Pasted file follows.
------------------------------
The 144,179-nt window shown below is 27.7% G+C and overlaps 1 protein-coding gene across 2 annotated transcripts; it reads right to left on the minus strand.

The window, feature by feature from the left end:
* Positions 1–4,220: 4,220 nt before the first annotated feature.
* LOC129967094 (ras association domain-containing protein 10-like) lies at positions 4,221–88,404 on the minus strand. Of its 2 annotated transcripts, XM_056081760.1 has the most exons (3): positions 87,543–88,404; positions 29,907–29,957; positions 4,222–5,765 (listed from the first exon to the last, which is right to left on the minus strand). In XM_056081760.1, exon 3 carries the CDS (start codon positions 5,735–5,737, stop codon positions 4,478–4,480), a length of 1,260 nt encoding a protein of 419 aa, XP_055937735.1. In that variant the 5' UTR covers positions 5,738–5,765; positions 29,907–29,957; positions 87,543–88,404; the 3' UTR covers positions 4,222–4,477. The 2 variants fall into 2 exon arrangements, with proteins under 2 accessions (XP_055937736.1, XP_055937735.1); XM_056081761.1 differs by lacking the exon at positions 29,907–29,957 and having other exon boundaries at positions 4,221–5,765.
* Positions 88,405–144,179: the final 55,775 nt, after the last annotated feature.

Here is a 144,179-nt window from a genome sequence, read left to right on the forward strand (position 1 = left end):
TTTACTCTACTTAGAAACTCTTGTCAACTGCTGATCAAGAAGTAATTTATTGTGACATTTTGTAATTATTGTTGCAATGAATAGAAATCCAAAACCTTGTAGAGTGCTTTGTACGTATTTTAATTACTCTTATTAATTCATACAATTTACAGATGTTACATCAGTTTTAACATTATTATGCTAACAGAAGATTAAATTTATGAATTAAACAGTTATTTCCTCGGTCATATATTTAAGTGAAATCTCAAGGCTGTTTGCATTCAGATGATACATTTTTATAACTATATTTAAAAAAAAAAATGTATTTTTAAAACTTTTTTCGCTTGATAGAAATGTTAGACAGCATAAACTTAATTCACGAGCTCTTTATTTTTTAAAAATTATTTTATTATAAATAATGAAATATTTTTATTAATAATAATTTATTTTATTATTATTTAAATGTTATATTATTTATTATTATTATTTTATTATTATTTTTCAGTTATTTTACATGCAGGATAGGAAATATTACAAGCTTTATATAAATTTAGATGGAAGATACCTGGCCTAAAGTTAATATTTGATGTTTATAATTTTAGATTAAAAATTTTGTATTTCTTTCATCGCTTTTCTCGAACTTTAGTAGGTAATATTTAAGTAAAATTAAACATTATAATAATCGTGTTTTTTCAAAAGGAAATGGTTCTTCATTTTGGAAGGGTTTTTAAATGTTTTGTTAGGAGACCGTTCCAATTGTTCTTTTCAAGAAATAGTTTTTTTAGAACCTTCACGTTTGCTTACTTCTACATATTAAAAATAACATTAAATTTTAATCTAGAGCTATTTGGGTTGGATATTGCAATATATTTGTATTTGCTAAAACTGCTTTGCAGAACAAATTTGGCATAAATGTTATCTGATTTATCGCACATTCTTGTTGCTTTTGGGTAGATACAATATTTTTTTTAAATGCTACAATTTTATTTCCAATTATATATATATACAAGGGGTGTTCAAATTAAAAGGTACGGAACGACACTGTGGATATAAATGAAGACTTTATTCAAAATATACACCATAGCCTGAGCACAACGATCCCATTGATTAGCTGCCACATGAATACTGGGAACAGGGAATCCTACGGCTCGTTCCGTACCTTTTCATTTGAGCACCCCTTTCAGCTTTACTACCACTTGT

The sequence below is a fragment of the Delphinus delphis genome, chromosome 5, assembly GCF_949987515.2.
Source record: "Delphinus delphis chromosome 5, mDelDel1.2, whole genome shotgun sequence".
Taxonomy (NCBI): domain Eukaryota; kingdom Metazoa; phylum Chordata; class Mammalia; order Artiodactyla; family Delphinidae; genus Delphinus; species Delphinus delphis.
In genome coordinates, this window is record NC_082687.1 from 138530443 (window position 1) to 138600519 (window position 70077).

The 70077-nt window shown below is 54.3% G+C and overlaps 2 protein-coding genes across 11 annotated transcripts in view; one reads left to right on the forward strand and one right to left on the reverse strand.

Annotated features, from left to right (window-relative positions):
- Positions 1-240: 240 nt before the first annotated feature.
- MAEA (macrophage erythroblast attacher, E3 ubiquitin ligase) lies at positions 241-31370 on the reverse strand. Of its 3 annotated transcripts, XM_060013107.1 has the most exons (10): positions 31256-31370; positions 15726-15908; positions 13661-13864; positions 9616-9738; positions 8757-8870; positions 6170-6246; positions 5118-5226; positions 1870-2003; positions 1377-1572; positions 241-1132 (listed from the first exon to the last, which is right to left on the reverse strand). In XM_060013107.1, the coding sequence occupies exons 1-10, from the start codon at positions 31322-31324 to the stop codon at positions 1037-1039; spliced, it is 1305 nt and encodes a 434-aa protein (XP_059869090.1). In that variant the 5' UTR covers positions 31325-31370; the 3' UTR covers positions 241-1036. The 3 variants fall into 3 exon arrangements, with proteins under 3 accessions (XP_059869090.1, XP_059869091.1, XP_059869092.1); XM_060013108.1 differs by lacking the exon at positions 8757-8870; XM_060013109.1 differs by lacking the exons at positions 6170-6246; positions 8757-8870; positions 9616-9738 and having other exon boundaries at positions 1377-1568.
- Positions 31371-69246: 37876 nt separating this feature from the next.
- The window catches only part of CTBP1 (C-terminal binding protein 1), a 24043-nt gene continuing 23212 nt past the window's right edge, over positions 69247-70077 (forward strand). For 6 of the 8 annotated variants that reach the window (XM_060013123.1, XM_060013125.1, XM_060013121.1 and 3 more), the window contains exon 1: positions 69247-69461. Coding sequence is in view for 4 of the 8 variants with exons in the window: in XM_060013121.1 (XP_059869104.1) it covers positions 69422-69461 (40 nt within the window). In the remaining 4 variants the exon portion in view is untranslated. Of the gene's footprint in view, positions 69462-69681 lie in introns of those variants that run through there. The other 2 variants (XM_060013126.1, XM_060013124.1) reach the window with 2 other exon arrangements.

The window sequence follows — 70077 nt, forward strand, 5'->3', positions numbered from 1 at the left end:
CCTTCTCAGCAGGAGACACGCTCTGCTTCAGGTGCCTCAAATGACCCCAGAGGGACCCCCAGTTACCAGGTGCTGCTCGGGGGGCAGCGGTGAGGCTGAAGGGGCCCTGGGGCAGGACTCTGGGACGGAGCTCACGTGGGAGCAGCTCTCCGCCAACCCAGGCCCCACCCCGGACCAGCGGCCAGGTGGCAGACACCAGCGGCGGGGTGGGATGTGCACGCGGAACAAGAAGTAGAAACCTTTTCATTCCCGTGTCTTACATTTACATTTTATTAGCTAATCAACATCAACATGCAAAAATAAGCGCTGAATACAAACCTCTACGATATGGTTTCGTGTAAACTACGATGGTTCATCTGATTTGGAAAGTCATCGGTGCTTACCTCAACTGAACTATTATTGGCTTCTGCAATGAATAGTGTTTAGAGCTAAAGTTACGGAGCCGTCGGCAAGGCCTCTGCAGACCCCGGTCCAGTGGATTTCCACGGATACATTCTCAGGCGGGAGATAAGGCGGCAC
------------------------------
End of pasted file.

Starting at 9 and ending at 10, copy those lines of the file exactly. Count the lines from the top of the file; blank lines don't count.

Source record: "Delphinus delphis chromosome 5, mDelDel1.2, whole genome shotgun sequence".
Taxonomy (NCBI): domain Eukaryota; kingdom Metazoa; phylum Chordata; class Mammalia; order Artiodactyla; family Delphinidae; genus Delphinus; species Delphinus delphis.